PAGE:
Re: OpenID/Debian PRNG/DNS Cache poisoning advisory

From: Leichter, Jerry <leichter_jerrold@emc.com>
To: Nicolas Williams <Nicolas.Williams@sun.com>
Cc: Eric Rescorla <ekr@networkresonance.com>,Dan Kaminsky <dan@doxpara.com>,Dave Korn <dave.korn@artimi.com>,'Ben Laurie' <benl@google.com>,bugtraq@securityfocus.com,security@openid.net,'OpenID List' <general@openid.net>,cryptography@metzdowd.com,full-disclosure@lists.grok.org.uk
Subject: Re: OpenID/Debian PRNG/DNS Cache poisoning advisory
Date:


| > > Funnily enough I was just working on this -- and found that we'd
| > > end up adding a couple megabytes to every browser.  #DEFINE
| > > NONSTARTER.  I am curious about the feasibility of a large bloom
| > > filter that fails back to online checking though.  This has side
| > > effects but perhaps they can be made statistically very unlikely,
| > > without blowing out the size of a browser.
| > Why do you say a couple of megabytes? 99% of the value would be
| > 1024-bit RSA keys. There are ~32,000 such keys. If you devote an
| > 80-bit hash to each one (which is easily large enough to give you a
| > vanishingly small false positive probability; you could probably get
| > away with 64 bits), that's 320KB.  Given that the smallest Firefox
| > [...]
You can get by with a lot less than 64 bits.  People see problems like
this and immediately think "birthday paradox", but there is no "birthday
paradox" here:  You aren't look for pairs in an ever-growing set,
you're looking for matches against a fixed set.  If you use 30-bit
hashes - giving you about a 120KB table - the chance that any given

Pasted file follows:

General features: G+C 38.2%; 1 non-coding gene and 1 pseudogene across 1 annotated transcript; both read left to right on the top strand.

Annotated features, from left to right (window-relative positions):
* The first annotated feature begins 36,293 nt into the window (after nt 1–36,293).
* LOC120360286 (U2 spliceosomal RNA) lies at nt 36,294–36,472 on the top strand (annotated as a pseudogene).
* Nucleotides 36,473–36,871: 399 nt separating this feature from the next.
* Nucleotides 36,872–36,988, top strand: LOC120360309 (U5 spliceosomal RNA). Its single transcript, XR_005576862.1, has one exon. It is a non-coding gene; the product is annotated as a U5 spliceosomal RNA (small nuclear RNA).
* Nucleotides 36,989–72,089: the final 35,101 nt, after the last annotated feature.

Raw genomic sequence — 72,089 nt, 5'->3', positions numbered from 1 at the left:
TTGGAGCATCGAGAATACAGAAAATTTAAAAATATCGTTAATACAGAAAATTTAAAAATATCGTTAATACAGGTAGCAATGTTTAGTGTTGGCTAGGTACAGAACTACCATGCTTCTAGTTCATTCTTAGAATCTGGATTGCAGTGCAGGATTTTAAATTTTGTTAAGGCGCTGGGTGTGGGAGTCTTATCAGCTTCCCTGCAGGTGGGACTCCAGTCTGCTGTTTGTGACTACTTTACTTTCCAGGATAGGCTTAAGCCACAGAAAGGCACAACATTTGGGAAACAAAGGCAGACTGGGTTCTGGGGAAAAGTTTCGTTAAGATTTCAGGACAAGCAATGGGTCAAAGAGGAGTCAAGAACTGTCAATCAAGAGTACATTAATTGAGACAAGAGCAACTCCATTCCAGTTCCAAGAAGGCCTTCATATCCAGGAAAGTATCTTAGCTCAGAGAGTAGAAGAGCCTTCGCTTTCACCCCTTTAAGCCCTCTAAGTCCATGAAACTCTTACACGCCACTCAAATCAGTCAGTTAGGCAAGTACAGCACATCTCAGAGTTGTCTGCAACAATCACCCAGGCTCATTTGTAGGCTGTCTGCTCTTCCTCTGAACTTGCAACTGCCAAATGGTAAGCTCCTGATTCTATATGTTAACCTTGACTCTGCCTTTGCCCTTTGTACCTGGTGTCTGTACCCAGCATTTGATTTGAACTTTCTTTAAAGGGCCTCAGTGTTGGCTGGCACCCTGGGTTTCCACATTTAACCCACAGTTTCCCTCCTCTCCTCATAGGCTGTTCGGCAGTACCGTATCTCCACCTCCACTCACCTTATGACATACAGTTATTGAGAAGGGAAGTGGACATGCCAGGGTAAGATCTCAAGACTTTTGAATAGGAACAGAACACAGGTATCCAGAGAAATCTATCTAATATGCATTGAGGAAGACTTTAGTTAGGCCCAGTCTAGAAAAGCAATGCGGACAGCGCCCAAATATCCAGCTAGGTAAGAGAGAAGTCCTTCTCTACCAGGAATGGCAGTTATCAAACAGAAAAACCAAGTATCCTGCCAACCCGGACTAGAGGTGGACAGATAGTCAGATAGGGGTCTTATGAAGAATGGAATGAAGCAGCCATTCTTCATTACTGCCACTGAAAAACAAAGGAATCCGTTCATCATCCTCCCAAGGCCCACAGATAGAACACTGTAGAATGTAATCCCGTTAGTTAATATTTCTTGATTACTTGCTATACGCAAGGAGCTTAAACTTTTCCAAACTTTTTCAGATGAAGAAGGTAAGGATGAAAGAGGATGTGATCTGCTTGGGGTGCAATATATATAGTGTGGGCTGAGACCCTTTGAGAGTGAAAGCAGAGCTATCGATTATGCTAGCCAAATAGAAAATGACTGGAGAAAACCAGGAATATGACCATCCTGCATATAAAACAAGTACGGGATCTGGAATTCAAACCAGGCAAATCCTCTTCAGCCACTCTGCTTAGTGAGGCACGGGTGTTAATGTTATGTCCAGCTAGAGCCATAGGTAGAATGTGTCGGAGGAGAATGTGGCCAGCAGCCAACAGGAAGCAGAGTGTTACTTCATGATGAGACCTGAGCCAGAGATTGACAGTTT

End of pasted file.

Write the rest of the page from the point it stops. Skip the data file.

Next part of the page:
key happens to hash to something in the table is one in a billion,
now and forever.  (Of course, if you use a given key repeatedly, and
it happens to be that 1 in a billion, it will hit every time.  So an
additional table of "known good keys that happen to collide" is worth
maintaining.  Even if you somehow built and maintained that table for
all the keys across all the systems in the world - how big would it
get, if only 1 in a billion keys world-wide got entered?)

| You could store {<hash>, <seed>} and check matches for false positives
| by generating a key with the corresponding seed and then checking for an
| exact match -- slow, but rare.  This way you could choose your false
| positive rate / table size comfort zone and vary the size of the hash
| accordingly.
Or just go off to one of a number of web sites that have a full table.
Many solutions are possible, when they only need to be invoked very,
very rarely.
                                                     -- Jerry

| Nico
| -- 
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